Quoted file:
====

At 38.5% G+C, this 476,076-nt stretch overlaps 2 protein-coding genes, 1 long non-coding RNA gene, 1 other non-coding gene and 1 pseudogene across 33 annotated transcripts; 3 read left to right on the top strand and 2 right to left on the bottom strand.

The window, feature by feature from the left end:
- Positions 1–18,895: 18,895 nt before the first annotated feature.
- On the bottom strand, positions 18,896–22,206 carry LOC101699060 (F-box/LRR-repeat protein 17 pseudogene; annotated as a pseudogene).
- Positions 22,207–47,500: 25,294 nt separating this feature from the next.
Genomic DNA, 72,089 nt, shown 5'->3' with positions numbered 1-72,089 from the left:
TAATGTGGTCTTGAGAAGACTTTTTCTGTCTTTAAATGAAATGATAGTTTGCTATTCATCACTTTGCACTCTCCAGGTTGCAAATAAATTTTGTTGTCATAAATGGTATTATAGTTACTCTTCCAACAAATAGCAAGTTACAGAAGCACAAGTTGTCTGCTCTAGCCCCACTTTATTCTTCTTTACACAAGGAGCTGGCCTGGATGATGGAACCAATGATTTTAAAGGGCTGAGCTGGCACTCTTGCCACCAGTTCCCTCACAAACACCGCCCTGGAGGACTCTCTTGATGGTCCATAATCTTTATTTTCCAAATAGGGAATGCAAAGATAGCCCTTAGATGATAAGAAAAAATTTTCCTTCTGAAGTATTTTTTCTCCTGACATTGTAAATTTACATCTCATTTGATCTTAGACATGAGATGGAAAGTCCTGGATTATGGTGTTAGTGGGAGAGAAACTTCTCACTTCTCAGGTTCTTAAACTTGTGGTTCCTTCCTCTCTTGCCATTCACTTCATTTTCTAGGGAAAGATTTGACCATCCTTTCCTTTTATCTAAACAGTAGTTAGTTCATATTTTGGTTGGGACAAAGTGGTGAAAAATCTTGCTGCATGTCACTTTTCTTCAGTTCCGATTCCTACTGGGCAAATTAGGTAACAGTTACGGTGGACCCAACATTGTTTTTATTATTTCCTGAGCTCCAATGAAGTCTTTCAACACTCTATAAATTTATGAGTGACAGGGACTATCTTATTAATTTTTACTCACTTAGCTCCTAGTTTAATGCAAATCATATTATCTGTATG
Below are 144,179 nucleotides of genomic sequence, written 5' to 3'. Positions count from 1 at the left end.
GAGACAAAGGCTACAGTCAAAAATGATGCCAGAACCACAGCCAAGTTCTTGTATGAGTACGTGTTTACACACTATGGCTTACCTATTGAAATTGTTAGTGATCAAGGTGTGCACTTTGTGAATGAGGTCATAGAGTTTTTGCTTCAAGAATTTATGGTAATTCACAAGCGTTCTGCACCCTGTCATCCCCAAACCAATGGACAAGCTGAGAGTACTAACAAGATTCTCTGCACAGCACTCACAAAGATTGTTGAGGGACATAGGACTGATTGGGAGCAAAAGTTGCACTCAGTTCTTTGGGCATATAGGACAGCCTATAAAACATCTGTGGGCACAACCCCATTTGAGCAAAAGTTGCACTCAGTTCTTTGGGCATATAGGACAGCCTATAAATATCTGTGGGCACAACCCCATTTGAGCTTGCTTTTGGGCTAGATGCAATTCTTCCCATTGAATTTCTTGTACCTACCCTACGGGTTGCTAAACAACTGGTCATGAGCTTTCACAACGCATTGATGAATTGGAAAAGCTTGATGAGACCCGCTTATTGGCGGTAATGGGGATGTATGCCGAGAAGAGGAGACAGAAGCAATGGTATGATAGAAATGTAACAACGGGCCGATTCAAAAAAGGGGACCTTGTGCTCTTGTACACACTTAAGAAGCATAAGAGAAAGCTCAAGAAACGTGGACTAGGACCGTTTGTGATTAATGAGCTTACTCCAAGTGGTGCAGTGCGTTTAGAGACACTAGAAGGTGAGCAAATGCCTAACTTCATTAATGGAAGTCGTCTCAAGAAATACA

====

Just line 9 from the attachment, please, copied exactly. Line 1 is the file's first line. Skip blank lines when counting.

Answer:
GAGACAAAGGCTACAGTCAAAAATGATGCCAGAACCACAGCCAAGTTCTTGTATGAGTACGTGTTTACACACTATGGCTTACCTATTGAAATTGTTAGTGATCAAGGTGTGCACTTTGTGAATGAGGTCATAGAGTTTTTGCTTCAAGAATTTATGGTAATTCACAAGCGTTCTGCACCCTGTCATCCCCAAACCAATGGACAAGCTGAGAGTACTAACAAGATTCTCTGCACAGCACTCACAAAGATTGTTGAGGGACATAGGACTGATTGGGAGCAAAAGTTGCACTCAGTTCTTTGGGCATATAGGACAGCCTATAAAACATCTGTGGGCACAACCCCATTTGAGCAAAAGTTGCACTCAGTTCTTTGGGCATATAGGACAGCCTATAAATATCTGTGGGCACAACCCCATTTGAGCTTGCTTTTGGGCTAGATGCAATTCTTCCCATTGAATTTCTTGTACCTACCCTACGGGTTGCTAAACAACTGGTCATGAGCTTTCACAACGCATTGATGAATTGGAAAAGCTTGATGAGACCCGCTTATTGGCGGTAATGGGGATGTATGCCGAGAAGAGGAGACAGAAGCAATGGTATGATAGAAATGTAACAACGGGCCGATTCAAAAAAGGGGACCTTGTGCTCTTGTACACACTTAAGAAGCATAAGAGAAAGCTCAAGAAACGTGGACTAGGACCGTTTGTGATTAATGAGCTTACTCCAAGTGGTGCAGTGCGTTTAGAGACACTAGAAGGTGAGCAAATGCCTAACTTCATTAATGGAAGTCGTCTCAAGAAATACA